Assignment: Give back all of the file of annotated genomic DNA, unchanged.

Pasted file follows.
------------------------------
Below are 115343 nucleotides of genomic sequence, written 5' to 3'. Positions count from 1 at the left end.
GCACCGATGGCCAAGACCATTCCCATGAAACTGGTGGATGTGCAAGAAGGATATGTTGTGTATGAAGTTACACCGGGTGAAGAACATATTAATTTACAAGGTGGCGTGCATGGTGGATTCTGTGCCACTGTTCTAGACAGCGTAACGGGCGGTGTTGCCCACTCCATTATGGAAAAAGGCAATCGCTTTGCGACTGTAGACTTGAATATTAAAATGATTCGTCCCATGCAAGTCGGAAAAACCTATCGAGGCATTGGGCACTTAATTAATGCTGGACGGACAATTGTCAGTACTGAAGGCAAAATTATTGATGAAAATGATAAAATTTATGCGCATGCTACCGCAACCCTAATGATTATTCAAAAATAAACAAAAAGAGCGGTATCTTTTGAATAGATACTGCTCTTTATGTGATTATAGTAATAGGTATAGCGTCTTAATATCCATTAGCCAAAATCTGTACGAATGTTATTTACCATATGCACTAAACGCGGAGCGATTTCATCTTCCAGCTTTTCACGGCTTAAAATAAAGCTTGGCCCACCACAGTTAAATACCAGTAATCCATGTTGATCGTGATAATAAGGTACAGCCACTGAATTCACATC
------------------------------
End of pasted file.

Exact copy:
Below are 115343 nucleotides of genomic sequence, written 5' to 3'. Positions count from 1 at the left end.
GCACCGATGGCCAAGACCATTCCCATGAAACTGGTGGATGTGCAAGAAGGATATGTTGTGTATGAAGTTACACCGGGTGAAGAACATATTAATTTACAAGGTGGCGTGCATGGTGGATTCTGTGCCACTGTTCTAGACAGCGTAACGGGCGGTGTTGCCCACTCCATTATGGAAAAAGGCAATCGCTTTGCGACTGTAGACTTGAATATTAAAATGATTCGTCCCATGCAAGTCGGAAAAACCTATCGAGGCATTGGGCACTTAATTAATGCTGGACGGACAATTGTCAGTACTGAAGGCAAAATTATTGATGAAAATGATAAAATTTATGCGCATGCTACCGCAACCCTAATGATTATTCAAAAATAAACAAAAAGAGCGGTATCTTTTGAATAGATACTGCTCTTTATGTGATTATAGTAATAGGTATAGCGTCTTAATATCCATTAGCCAAAATCTGTACGAATGTTATTTACCATATGCACTAAACGCGGAGCGATTTCATCTTCCAGCTTTTCACGGCTTAAAATAAAGCTTGGCCCACCACAGTTAAATACCAGTAATCCATGTTGATCGTGATAATAAGGTACAGCCACTGAATTCACATC